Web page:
Proposals on the future of adult social care, including a timetable for reform, should be brought forward by the new Health and Social Care Secretary Sajid Javid in the next two weeks, before Parliament rises for the summer.
Ahead of his first major speech to over 1800 delegates at today’s LGA Annual Conference, councils say the new Secretary of State is ideally placed to help find a long-term, sustainable solution for the future of care and support, given his previous roles as both Chancellor and as Housing, Communities and Local Government Secretary.
The LGA, which represents councils in England, has reiterated its calls as Parliamentary recess approaches on 22 July which would allow valuable time for MPs, councils and other interested parties to consider new proposals and respond to them ahead of future discussions and an eventual set of final decisions.
COVID-19 has reinforced the urgent need for long-term reform of adult social care so that adults of all ages are best able to live the lives they want to lead. It is vital that reforms provide long term sustainable funding that grows in line with demand for support, as well as investment to tackle the funding gap between the cost of providing care and what councils pay.
The LGA said an ambitious plan for social care and support should help pave the way to a more sustainably and adequately funded system, built around what people want and need from their care so they are in firmly in control of their lives and share power as equals. To achieve this, a future care and support system should work closely with communities and the NHS to invest in prevention, reduce health inequalities and turbo charge innovation in how care is designed and delivered, examples of which have come to the fore during the pandemic.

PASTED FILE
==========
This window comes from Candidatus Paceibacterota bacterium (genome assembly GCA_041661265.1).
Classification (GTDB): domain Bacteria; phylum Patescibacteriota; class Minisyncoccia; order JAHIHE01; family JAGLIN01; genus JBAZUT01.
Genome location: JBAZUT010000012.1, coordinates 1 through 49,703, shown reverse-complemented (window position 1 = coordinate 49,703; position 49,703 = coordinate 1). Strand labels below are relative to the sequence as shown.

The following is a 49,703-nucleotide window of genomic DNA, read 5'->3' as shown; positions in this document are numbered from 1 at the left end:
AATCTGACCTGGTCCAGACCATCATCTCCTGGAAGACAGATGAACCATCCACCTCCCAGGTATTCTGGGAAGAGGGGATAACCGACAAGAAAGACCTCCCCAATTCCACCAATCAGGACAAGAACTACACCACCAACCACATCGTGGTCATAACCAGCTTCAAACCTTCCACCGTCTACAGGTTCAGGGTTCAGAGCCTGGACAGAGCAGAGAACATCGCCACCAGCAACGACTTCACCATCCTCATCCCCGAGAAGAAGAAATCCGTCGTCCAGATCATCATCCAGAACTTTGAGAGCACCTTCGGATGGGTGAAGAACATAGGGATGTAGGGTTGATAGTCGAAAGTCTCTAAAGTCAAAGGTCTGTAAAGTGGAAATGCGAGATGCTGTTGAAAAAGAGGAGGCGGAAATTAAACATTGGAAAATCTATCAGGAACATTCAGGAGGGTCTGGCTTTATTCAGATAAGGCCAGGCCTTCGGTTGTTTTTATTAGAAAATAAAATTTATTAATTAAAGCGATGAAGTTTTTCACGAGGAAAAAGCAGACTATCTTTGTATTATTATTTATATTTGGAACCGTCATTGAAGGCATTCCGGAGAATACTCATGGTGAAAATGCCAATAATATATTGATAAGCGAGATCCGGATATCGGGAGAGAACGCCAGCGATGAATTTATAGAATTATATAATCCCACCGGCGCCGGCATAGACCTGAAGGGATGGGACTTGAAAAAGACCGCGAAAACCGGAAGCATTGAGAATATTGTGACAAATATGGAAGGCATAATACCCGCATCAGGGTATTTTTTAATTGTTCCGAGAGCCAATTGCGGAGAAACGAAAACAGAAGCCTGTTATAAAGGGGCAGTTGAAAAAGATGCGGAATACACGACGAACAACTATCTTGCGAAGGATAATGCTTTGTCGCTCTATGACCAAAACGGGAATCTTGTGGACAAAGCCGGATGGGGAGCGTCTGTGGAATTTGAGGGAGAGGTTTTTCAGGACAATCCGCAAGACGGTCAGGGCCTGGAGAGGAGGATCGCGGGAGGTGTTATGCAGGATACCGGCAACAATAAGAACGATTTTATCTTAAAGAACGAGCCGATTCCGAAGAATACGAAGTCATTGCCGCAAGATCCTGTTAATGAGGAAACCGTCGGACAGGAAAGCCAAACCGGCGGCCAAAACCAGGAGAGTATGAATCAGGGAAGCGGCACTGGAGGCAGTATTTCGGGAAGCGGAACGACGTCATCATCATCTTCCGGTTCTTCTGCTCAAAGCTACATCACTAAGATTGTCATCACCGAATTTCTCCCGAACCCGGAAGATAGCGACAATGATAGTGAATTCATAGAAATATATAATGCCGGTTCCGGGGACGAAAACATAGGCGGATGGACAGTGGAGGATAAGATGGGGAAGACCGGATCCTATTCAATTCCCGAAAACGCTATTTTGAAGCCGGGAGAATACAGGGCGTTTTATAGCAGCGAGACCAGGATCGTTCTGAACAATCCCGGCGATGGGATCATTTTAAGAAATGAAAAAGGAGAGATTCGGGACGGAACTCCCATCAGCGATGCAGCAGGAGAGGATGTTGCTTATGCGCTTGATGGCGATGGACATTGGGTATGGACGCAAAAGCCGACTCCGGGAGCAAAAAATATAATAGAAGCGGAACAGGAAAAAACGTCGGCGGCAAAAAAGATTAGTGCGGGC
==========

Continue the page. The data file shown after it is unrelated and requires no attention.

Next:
Cllr David Fothergill, Chairman of the LGA’s Community Wellbeing Board, said:
“Social care has been on the frontline throughout the pandemic, supporting people of all ages to be safe and well in the most extremely challenging of circumstances.
“Despite the extraordinary commitment and endeavours of all those who work in and draw upon social care, we are still waiting to see what government will produce in its proposals for a long-term, sustainable funding solution and a vision for a care and support system that is fit for the 21st century.
“We also face a huge recruitment and retention crisis in the care workforce, with more than 100,000 vacancies and action urgently needed on pay, conditions, professionalisation, skills and training.
“Any proposals should set out a positive vision for what the future of care and support should be. Social care is not just valuable in its own right, but can play an integral part in building back better from the pandemic in flourishing and connected communities, where people are able to live the lives they want to lead.
“Our new Secretary of State has the unique perspective of previously being in charge of both the Treasury and at the Ministry of Housing, Communities and Local Government, which we believe puts him in an excellent position to finally bring forward these long-awaited proposals before recess and help secure the future of social care for all.”